Something strange has happened to me.

The other day I caught myself sauntering out of the ‘Little Gift Shop on The Corner’ on Rose Crescent, Cambridge, clutching a bag of Union Jack key rings and tacky tourist trinkets. I stopped outside the shop, hitched a pair of bright primary coloured shorts over an expanding waistline and removed my baseball cap to marvel at the antiquity all around me. I think, but am not sure, that I may even have uttered, “Gee, that’s old”. And I couldn’t help but notice the lack of skyscrapers.

Ten minutes later we were back in our hire car. Somewhat unexpectedly the steering column was in front of Ros. We changed seats.

I stalled only a couple of times as I struggled with the stick shift while exiting the rather quaintly named multi-story car park (it must have had all of three levels). I then tried to execute a manoeuvre straight out of my Illinois Driver’s Manual.

The near death experience of witnessing her husband turning right on red in the face of a looming articulated lorry made my wife extremely excitable. We changed seats again. Her suggestion.

Relieved of my driving duties, I tried to excuse my error by explaining that it wasn’t my fault, but that I had imperceptibly become an American. My appeal for clemency, on grounds that I had at least been on the right side (in other words, the left) of the road, met with silence. The kind of silence that suggested I should curb that very American instinct to talk my way out of trouble.

With my simmering wife quietly contemplating whether she now had sufficient grounds for divorce and the children unusually quiet in the back (not even the graphic quality of their gory computer games had prepared them for the vivid real time experience of turning right on red in a country that drives on the left and believes in the absolute authority of the traffic light), I ruminated that I am no longer the man I used to be.

I’m not quite sure how or when it happened. Certainly nothing so dramatic as the cotton-ripping green muscle transformation experienced by others, but now I think of it, I have in the last month outgrown all my favourite clothes. I had been inclined to blame the tumble dryer, but maybe my clothes haven’t shrunk after all. Maybe it’s me.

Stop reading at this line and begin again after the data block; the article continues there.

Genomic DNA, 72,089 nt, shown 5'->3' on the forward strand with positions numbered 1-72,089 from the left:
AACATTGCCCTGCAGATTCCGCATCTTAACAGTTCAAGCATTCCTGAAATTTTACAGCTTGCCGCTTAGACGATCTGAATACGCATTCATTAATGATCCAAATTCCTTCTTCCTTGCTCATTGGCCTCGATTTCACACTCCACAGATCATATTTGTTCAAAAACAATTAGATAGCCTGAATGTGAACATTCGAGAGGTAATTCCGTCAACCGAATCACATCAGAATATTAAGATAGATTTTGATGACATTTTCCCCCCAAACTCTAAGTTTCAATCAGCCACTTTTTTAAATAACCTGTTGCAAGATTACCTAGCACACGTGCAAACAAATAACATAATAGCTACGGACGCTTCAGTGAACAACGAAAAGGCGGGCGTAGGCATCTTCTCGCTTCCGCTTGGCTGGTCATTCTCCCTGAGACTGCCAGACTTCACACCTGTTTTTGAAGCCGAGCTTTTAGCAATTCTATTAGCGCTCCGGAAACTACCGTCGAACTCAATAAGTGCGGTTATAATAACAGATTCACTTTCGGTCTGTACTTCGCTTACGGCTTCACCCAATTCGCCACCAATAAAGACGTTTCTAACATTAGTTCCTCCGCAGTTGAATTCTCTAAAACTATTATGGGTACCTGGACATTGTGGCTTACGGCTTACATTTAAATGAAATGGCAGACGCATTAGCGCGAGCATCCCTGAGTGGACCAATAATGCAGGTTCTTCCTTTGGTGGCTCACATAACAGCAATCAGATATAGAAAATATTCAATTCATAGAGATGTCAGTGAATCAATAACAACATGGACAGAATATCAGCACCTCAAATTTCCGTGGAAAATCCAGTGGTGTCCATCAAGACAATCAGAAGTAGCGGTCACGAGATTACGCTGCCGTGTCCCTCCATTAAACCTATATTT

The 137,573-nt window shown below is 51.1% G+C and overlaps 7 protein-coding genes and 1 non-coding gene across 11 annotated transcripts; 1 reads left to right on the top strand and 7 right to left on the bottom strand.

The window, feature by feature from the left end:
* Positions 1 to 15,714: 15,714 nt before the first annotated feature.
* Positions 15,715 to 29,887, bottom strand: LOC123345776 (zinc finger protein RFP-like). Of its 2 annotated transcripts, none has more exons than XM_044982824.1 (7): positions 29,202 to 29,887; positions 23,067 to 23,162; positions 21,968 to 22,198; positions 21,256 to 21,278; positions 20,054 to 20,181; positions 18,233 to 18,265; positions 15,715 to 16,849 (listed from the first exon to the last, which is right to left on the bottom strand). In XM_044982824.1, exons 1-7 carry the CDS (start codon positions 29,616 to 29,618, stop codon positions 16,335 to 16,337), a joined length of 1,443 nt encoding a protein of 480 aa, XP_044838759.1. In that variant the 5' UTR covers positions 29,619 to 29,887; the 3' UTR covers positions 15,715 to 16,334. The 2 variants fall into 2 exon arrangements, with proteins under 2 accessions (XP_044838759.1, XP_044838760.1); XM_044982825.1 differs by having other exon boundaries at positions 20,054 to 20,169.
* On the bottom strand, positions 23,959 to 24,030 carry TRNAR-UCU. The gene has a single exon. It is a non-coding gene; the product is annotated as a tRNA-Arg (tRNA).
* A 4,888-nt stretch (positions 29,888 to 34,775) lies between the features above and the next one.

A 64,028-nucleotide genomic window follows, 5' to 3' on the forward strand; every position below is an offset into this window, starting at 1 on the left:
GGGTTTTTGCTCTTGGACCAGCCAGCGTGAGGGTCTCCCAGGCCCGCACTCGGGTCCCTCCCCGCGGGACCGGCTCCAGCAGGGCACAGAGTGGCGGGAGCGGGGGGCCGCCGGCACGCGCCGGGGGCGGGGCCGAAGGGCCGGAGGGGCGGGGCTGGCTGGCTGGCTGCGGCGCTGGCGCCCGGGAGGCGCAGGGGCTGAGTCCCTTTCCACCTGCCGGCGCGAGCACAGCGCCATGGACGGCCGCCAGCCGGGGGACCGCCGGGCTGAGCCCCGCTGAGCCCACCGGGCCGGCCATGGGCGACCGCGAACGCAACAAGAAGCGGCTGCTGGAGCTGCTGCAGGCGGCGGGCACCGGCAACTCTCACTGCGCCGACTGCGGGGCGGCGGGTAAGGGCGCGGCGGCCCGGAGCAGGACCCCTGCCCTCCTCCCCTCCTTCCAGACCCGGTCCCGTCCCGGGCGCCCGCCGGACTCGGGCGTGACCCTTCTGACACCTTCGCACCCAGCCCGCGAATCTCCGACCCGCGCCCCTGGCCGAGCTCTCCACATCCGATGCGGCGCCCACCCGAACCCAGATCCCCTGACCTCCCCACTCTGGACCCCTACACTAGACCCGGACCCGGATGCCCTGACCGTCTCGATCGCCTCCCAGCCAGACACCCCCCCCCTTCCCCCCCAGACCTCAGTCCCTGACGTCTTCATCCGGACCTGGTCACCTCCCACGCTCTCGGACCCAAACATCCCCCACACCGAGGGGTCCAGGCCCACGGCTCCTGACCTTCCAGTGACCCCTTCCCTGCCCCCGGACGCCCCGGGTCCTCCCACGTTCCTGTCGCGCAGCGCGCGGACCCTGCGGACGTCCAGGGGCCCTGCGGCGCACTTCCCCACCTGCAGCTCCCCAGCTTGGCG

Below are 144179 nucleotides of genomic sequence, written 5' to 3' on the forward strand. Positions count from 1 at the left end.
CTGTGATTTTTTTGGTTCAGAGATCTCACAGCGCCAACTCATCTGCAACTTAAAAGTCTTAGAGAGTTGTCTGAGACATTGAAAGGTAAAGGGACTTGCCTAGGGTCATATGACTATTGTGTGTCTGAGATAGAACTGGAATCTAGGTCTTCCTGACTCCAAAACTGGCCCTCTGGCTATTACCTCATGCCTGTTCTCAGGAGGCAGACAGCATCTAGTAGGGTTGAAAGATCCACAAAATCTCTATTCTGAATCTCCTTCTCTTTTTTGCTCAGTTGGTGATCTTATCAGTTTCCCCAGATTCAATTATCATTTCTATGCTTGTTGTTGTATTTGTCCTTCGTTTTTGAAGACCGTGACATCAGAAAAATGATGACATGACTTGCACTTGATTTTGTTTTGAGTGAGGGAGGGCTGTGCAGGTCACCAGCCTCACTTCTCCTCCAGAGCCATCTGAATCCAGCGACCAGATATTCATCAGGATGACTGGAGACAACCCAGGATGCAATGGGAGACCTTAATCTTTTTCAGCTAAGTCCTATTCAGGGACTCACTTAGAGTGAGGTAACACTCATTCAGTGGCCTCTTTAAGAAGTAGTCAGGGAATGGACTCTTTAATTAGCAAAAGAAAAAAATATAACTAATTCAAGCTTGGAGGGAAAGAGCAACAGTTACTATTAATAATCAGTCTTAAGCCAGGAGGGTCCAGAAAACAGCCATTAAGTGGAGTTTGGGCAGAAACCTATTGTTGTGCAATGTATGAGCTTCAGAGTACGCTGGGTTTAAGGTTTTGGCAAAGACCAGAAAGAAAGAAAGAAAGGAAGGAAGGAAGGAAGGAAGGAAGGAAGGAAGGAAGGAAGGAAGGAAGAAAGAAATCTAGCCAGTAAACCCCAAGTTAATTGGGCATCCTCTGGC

I could have woken up a beetle, but it seems instead that I’ve metamorphosised into an overweight American.

Blighty looks different through Yankee eyes. Older, smaller, greener.

(Not unlike Yoda, in fact.)

Furthermore, as I found on arrival at Heathrow’s Terminal 4, England is less evolved. The very first thing I did was to turn sharp right immediately after Customs, straight into Starbucks. (My default mechanism.)

“A Grandee Cappuccino and a Strawberry and Banana Frappuccino, please”

“A what?”

“A Strawberry and Banana Frappuccino.”

“We don’t do that.”

“Yes, you do.”

“No, we don’t. We don’t have a button for it on our till.”

“Why don’t you just charge for a Banana Frappuccino with an extra shot? That’s what your colleagues do in America.”

“No, I’m sorry, I couldn’t do that.”

The trouble with progress is that there’s no return. Once split, the atom can’t be put back as it was before, as if nothing had happened. It’s the same with a Strawberry and Banana Frappuccino. Once you know it’s possible, it’s difficult to accept an argument that says it doesn’t exist.

Some say that travel broadens the mind, others that it’s the ruin of all happiness. I guess it hinges on whether you like Strawberry and Banana Frappuccinos.

After Starbucks we walked into the maelstrom of World Cup Fever. While I had watched every single first round game, three a day, in the States, it’s a very different experience being outside the goldfish bowl to swimming in the middle of it.